Medicare-for-all could mean a migraine for most

By Vivian Ho, Ph.D.
James A. Baker III Institute Chair in Health Economics

When asked to name the most important financial problem facing their family, Americans are more likely to name health care costs than any other issue. Seventeen percent named health care as their top concern in a Gallup poll released last week. The Gallup release concluded that health care will continue to be a major focus in national elections, including the 2020 presidential election.

Another recent poll by the Kaiser Family Foundation found that 56% of respondents favor a national health plan in which all Americans would get their insurance from a single government plan. Respondents to the survey likely had in mind Democratic presidential candidate Bernie Sanders’ Medicare-for-All plan, which was reintroduced in Congress in April. In fact, the Washington Post counts 12 of the 20+ Democratic candidates favoring some version of single payer health care.

But do voters, or even the candidates, understand all the implications of shifting to a single payer system? Medicare-for-all would eliminate employer-provided health insurance. A 2018 Gallup poll found that 70% of those with private insurance rated it as excellent or good. Many voters may not realize that “Medicare-for-all” doesn’t just mean giving coverage to those currently without it — “Medicare-for-all” means all Americans would only have coverage for essential health benefits through a government program.

And what about the cost implications? Medicare-for-All has been estimated to increase federal budget commitments by $32.6 trillion during its first 10 years of implementation (2022-2031). For perspective, the CBO projected federal outlays for the period 2020-2029 (without Medicare-for-All) to be $57.8 trillion. That is, Medicare-for-All represents an unprecedented increase in the size of the federal budget and likely the nation’s debt.

Perhaps the increased federal spending would be offset by lower employer and employee spending on health insurance? Not likely. Senator Sanders’ proposal to fund Medicare-for-All includes a 7.5% tax on employers and a 4% tax on workers. That 7.5% is only slightly less than the 8.3% of wages and salaries that employers currently spend on health insurance coverage for their employees. Covered workers contribute an estimated $1,186 toward their health insurance, and the annual mean wage was $51,960 in 2018, suggesting that workers buying single coverage currently pay only 2.3% of earnings toward their premium.

Could Americans who are currently insured expect the same quality and access to health care that they receive now? As high as the previously estimated cost of Medicare-for-All was, the study conservatively assumed that hospitals, physicians and other providers would be reimbursed current Medicare rates for all of the care they would provide. Most voters likely do not realize that private insurance reimburses providers much more generously than Medicare. One study of 21 frequent and costly services found that physicians received higher reimbursement for all of these services when provided to privately insured patients versus Medicare patients, and that the private insurance payments were 150% higher for 15 of these services. Another study found that commercial rates for hospital care are 89% higher than Medicare fee-for-service rates. Thus, maintaining similar access to health care providers for the currently insured under Medicare-for-All would require a substantial increase in Medicare fees, which would raise already enormous cost estimates even more.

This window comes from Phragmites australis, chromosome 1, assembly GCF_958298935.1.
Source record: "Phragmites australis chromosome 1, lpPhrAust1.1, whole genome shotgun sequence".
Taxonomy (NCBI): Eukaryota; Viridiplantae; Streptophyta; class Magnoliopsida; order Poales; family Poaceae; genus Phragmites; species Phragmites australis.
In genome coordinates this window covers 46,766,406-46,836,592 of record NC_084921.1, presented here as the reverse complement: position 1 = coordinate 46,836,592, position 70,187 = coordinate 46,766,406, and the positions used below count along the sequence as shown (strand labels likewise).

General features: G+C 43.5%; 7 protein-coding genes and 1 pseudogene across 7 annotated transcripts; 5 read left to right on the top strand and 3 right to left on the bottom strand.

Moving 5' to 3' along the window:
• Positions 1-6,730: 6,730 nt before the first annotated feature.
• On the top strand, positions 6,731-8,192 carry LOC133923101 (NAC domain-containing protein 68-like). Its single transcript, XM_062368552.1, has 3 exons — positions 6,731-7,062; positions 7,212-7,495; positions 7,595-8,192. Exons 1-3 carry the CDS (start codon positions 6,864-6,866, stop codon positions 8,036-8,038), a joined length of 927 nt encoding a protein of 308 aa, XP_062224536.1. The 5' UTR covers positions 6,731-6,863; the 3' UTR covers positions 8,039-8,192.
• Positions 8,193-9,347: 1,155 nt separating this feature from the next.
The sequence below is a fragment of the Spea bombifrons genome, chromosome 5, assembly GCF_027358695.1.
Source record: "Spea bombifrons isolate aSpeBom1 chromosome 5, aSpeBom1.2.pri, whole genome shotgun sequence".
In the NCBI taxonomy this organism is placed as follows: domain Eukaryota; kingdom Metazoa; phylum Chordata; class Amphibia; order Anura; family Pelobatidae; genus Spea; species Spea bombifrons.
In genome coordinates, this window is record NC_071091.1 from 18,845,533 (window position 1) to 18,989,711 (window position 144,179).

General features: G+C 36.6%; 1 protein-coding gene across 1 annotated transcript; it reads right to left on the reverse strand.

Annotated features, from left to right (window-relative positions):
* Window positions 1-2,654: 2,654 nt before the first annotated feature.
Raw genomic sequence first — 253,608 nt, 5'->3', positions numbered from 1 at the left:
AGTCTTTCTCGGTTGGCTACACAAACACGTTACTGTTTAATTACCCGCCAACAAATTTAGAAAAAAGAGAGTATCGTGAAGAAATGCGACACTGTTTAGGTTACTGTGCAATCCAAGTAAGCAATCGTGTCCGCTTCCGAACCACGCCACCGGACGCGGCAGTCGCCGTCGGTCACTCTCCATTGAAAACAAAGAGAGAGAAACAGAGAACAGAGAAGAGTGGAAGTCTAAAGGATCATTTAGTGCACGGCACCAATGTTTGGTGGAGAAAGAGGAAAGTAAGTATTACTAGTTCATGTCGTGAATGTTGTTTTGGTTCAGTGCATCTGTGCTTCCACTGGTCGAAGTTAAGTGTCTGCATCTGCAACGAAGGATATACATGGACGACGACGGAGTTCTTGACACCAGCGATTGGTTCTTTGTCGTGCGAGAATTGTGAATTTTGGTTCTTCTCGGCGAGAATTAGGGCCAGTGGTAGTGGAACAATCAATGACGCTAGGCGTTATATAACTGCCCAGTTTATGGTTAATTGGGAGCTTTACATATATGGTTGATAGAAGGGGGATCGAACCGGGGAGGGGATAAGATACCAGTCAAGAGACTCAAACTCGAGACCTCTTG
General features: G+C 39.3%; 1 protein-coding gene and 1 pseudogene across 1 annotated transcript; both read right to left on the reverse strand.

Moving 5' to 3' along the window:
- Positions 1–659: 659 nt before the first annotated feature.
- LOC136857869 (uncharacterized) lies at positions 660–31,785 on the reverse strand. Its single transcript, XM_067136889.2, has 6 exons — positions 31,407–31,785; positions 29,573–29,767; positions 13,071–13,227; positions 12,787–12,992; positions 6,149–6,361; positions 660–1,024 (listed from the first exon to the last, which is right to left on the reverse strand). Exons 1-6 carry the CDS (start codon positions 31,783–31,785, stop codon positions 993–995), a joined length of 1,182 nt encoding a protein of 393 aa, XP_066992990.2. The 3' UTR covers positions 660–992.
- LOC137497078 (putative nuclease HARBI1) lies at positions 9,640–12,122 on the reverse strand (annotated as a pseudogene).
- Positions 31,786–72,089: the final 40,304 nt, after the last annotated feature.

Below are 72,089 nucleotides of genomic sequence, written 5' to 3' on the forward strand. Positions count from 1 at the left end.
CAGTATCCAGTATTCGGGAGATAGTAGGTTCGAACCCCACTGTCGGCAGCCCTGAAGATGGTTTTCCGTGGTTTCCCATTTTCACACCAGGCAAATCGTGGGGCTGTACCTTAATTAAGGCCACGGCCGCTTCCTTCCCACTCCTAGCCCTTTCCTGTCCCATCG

If one instead tried to lower provider reimbursement rates for those currently covered by private insurance, simple supply and demand analysis tells us that physicians and hospitals would cut back on the services provided to patients. In fact, a simulation of a medium-sized hospital system with a current profit margin of 2.3% would see its margin fall to -14.1% if hospitals were reimbursed 120% of current Medicare rates under Medicare-for-All. Many hospitals, particularly those in rural areas that are already facing tough financial times, would be forced to close. Many individuals who currently have private coverage would likely have problems finding a provider willing to treat them in a timely fashion.

Moreover, the legislation does not account for the wide variation in quality of care provided across physicians and hospitals. Some providers are charging unduly high prices because they exercise monopoly power in their local market. However, others charge more because they deliver better patient outcomes. Patients travel across the country to seek care at the Mayo Clinic, the Cleveland Clinic and the MD Anderson Cancer Center. These providers likely couldn’t continue their standard of excellence if reimbursement rates were to fall. They might choose instead to not participate in Medicare-for-All and be cash-only providers serving only the wealthiest of patients in America and elsewhere.

Indeed, the shift to Medicare-for-All could result in a colossal migraine for the majority of Americans who are happy with their current insurance coverage. In addition physicians, hospitals and insurance companies would strongly resist legislative proposals that threaten their living standards, weakening attempts to introduce budget-friendly universal coverage. There is no doubt that the status quo in health care is unacceptable, and that we should introduce policies that make health care affordable and accessible to more Americans. But the fascination with Medicare-for-All is impractical, and it distracts us from finding solutions that are economically feasible and beneficial to individuals in need. Let’s hope that our presidential candidates start providing us with workable solutions, so that Americans understand what they will be voting for in the coming elections.